I’m looking to improve my skills as a Rubyist and would like to know if
the
“depth” method could be expressed more precisely. Any help would be
greatly
appreciated, thanks!

require ‘test/unit’

class Node
attr_accessor :value, :lchild, :rchild

def depth
[lchild ? lchild.depth : 0, rchild ? rchild.depth : 0].max + 1
end
end

class NodeTest < Test::Unit::TestCase
def setup @n = Node.new
end

def test_depth_of_one @n.lchild = Node.new @n.lchild.lchild = Node.new @n.rchild = Node.new
assert @n.depth == 1, “depth of node should be one, was #{@n.depth}”
end

def test_depth_of_two @n.lchild = Node.new @n.rchild = Node.new
assert @n.lchild.depth == 1, “depth of lchild should be one”
assert @n.rchild.depth == 1, “depth of rchild should be one”
assert @n.depth == 2, “depth of tree should be two, was #{@n.depth}”
end
end

Oops … I see that my test case was incorrect. It should’ve been:

def test_depth_of_one @n.lchild = Node.new @n.lchild.lchild = Node.new @n.rchild = Node.new
assert @n.depth == 3, “depth of node should be one, was #{@n.depth}”
end

On Tue, May 3, 2011 at 6:28 AM, Christopher D. [email protected]
wrote:

attr_accessor :value, :lchild, :rchild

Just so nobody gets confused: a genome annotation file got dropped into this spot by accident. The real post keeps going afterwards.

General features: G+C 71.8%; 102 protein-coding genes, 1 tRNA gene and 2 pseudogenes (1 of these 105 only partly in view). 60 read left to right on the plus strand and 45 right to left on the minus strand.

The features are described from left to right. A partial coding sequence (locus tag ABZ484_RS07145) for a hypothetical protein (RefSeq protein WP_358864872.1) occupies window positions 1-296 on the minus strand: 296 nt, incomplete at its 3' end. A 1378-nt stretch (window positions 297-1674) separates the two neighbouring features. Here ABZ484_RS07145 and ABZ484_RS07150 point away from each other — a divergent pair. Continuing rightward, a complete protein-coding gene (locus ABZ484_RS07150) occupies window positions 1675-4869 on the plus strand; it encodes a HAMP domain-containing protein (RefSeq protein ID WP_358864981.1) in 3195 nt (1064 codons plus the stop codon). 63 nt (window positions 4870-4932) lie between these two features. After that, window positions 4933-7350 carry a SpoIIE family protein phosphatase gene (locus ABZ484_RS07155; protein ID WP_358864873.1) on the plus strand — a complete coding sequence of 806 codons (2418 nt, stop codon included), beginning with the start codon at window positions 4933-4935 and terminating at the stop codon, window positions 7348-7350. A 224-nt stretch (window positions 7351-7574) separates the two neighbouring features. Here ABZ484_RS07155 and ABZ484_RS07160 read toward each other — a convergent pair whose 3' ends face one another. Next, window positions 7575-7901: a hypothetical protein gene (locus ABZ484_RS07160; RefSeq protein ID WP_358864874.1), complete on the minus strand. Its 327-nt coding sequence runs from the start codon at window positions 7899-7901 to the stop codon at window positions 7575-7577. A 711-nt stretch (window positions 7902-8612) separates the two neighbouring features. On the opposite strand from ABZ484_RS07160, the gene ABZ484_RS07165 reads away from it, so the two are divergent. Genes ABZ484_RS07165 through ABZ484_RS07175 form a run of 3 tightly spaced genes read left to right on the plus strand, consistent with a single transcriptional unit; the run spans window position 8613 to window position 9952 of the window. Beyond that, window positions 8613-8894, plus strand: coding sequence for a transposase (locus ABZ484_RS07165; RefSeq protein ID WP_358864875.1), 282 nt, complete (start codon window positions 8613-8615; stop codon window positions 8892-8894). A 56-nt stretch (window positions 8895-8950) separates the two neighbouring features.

def depth
[lchild ? lchild.depth : 0, rchild ? rchild.depth : 0].max + 1
end
end

def depth
1 + [lchild,rchild].map {|ch| [ch}.max
end

Does not work: apart from the syntax invocation of #depth is missing.
If we add that we have a solution that has been proposed already.

or even:

def depth
1 + [lchild,rchild].map(&:to_i).max
end

alias to_i depth

Now that’s an interesting idea to use the knowledge that nil.to_i => 0!

empty? ? 0 : [lchild,rchild].map(&:depth).max
end

I don’t think this captures the original semantics properly. Now
there are only two states: empty, not empty. But the original design
allowed for more states: empty, left set, right set, both set. Even
if not for #depth this is likely important for other tree algorithms.

Does not work: apart from the syntax invocation of #depth is missing.
If we add that we have a solution that has been proposed already.

Uh, yeah. I messed something up in editing that. I’m not entirely sure
what it was supposed to be.

empty? ? 0 : [lchild,rchild].map(&:depth).max
end

I don’t think this captures the original semantics properly. Now
there are only two states: empty, not empty. But the original design
allowed for more states: empty, left set, right set, both set. Even
if not for #depth this is likely important for other tree algorithms.

Yeah, it depends on things in the code we can’t see; most of the tree
implementations I’ve seen either use nil pointers for children and
populate them with real nodes when they get data for them, or use
empty nodes for children only of populated nodes and then populate the
empty nodes when data arrives for them, but its possible that this one
needs more differentiation.

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